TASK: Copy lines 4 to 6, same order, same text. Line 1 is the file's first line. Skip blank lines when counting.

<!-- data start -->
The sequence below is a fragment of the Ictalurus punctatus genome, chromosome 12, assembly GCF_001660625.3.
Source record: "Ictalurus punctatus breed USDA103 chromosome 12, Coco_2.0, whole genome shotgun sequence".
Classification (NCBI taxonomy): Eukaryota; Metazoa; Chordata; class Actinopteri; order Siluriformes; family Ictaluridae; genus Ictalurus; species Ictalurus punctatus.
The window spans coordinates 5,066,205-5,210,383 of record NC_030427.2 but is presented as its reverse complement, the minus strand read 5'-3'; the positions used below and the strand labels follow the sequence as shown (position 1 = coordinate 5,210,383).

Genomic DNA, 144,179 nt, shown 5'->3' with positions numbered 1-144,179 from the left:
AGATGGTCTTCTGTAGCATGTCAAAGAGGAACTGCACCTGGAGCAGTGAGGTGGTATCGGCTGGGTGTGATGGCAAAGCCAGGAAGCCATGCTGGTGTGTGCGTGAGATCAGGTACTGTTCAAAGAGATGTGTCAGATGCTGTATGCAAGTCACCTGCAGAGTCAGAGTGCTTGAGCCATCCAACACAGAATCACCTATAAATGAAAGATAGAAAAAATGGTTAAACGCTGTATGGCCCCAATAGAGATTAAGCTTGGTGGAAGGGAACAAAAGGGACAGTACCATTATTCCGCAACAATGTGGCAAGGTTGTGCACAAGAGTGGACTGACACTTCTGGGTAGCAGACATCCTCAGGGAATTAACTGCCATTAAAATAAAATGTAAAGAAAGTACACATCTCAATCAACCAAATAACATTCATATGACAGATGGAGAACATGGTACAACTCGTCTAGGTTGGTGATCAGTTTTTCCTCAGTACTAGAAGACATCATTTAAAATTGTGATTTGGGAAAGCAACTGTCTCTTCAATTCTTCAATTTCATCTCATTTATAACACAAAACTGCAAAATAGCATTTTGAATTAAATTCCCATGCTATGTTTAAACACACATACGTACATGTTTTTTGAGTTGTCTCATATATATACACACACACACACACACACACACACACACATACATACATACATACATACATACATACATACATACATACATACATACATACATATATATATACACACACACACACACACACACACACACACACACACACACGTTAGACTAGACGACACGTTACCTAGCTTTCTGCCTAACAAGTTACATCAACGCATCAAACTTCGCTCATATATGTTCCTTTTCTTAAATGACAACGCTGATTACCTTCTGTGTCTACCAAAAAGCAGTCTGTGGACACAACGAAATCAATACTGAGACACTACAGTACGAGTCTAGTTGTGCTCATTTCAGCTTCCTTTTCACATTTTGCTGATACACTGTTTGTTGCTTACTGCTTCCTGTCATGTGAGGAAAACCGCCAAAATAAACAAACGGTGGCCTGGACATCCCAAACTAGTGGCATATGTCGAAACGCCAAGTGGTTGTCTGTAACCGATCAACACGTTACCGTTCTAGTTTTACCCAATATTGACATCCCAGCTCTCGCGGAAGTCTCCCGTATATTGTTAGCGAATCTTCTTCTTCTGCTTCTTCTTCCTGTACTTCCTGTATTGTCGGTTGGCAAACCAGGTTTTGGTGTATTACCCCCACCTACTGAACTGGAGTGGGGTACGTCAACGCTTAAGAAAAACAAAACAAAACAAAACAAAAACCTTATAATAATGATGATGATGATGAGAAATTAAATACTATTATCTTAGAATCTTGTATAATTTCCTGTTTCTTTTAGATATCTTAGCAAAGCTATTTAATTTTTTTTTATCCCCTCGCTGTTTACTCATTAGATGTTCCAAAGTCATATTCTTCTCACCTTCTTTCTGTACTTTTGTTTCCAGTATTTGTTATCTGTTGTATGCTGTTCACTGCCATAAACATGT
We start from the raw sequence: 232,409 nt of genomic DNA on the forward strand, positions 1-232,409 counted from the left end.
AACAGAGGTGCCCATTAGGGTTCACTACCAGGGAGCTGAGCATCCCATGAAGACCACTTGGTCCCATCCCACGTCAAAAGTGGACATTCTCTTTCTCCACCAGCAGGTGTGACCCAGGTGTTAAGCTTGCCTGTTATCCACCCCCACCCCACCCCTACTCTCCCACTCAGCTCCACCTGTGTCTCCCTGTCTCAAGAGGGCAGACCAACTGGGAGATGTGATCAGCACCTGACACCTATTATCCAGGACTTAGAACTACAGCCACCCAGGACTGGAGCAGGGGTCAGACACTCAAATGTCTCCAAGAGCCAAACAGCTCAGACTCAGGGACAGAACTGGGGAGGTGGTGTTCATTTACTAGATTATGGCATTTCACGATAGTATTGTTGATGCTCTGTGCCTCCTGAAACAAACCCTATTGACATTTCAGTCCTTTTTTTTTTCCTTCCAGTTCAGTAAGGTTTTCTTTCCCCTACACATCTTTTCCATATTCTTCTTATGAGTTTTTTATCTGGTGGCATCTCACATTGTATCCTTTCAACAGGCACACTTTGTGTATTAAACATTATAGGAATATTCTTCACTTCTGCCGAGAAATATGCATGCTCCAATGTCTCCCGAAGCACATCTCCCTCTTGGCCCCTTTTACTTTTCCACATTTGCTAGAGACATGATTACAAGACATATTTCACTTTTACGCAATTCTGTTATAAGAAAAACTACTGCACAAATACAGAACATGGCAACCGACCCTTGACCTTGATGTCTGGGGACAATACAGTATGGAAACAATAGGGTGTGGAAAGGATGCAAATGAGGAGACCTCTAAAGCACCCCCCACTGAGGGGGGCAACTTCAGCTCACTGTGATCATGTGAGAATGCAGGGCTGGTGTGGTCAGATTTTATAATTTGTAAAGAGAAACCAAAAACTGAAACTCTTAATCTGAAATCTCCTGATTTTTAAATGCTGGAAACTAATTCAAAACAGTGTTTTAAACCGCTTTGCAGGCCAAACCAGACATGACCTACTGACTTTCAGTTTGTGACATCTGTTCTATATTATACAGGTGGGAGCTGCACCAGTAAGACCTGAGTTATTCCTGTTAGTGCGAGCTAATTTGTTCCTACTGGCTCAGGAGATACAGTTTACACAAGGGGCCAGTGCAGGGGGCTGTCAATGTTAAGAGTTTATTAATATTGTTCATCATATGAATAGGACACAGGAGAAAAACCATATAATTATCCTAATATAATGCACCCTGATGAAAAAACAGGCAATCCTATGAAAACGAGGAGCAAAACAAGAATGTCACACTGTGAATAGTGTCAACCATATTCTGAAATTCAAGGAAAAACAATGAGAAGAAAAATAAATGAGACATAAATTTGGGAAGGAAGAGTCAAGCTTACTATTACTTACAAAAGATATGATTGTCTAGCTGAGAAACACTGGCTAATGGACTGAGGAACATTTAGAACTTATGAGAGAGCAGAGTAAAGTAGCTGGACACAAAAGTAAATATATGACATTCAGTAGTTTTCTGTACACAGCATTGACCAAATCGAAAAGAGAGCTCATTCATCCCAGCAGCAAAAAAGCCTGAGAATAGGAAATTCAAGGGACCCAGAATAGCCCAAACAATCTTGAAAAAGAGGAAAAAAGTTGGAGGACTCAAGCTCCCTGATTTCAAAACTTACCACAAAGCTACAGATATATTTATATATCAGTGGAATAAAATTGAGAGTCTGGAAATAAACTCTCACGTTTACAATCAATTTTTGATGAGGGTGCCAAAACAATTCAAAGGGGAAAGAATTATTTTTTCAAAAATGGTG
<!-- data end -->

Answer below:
The window spans coordinates 5,066,205-5,210,383 of record NC_030427.2 but is presented as its reverse complement, the minus strand read 5'-3'; the positions used below and the strand labels follow the sequence as shown (position 1 = coordinate 5,210,383).

Genomic DNA, 144,179 nt, shown 5'->3' with positions numbered 1-144,179 from the left:
AGATGGTCTTCTGTAGCATGTCAAAGAGGAACTGCACCTGGAGCAGTGAGGTGGTATCGGCTGGGTGTGATGGCAAAGCCAGGAAGCCATGCTGGTGTGTGCGTGAGATCAGGTACTGTTCAAAGAGATGTGTCAGATGCTGTATGCAAGTCACCTGCAGAGTCAGAGTGCTTGAGCCATCCAACACAGAATCACCTATAAATGAAAGATAGAAAAAATGGTTAAACGCTGTATGGCCCCAATAGAGATTAAGCTTGGTGGAAGGGAACAAAAGGGACAGTACCATTATTCCGCAACAATGTGGCAAGGTTGTGCACAAGAGTGGACTGACACTTCTGGGTAGCAGACATCCTCAGGGAATTAACTGCCATTAAAATAAAATGTAAAGAAAGTACACATCTCAATCAACCAAATAACATTCATATGACAGATGGAGAACATGGTACAACTCGTCTAGGTTGGTGATCAGTTTTTCCTCAGTACTAGAAGACATCATTTAAAATTGTGATTTGGGAAAGCAACTGTCTCTTCAATTCTTCAATTTCATCTCATTTATAACACAAAACTGCAAAATAGCATTTTGAATTAAATTCCCATGCTATGTTTAAACACACATACGTACATGTTTTTTGAGTTGTCTCATATATATACACACACACACACACACACACACACACACATACATACATACATACATACATACATACATACATACATACATACATACATACATATATATATACACACACACACACACACACACACACACACACACACACACGTTAGACTAGACGACACGTTACCTAGCTTTCTGCCTAACAAGTTACATCAACGCATCAAACTTCGCTCATATATGTTCCTTTTCTTAAATGACAACGCTGATTACCTTCTGTGTCTACCAAAAAGCAGTCTGTGGACACAACGAAATCAATACTGAGACACTACAGTACGAGTCTAGTTGTGCTCATTTCAGCTTCCTTTTCACATTTTGCTGATACACTGTTTGTTGCTTACTGCTTCCTGTCATGTGAGGAAAACCGCCAAAATAAACAAACGGTGGCCTGGACATCCCAAACTAGTGGCATATGTCGAAACGCCAAGTGGTTGTCTGTAACCGATCAACACGTTACCGTTCTAGTTTTACCCAATATTGACATCCCAGCTCTCGCGGAAGTCTCCCGTATATTGTTAGCGAATCTTCTTCTTCTGCTTCTTCTTCCTGTACTTCCTGTATTGTCGGTTGGCAAACCAGGTTTTGGTGTATTACCCCCACCTACTGAACTGGAGTGGGGTACGTCAACGCTTAAGAAAAACAAAACAAAACAAAACAAAAACCTTATAATAATGATGATGATGATGAGAAATTAAATACTATTATCTTAGAATCTTGTATAATTTCCTGTTTCTTTTAGATATCTTAGCAAAGCTATTTAATTTTTTTTTATCCCCTCGCTGTTTACTCATTAGATGTTCCAAAGTCATATTCTTCTCACCTTCTTTCTGTACTTTTGTTTCCAGTATTTGTTATCTGTTGTATGCTGTTCACTGCCATAAACATGT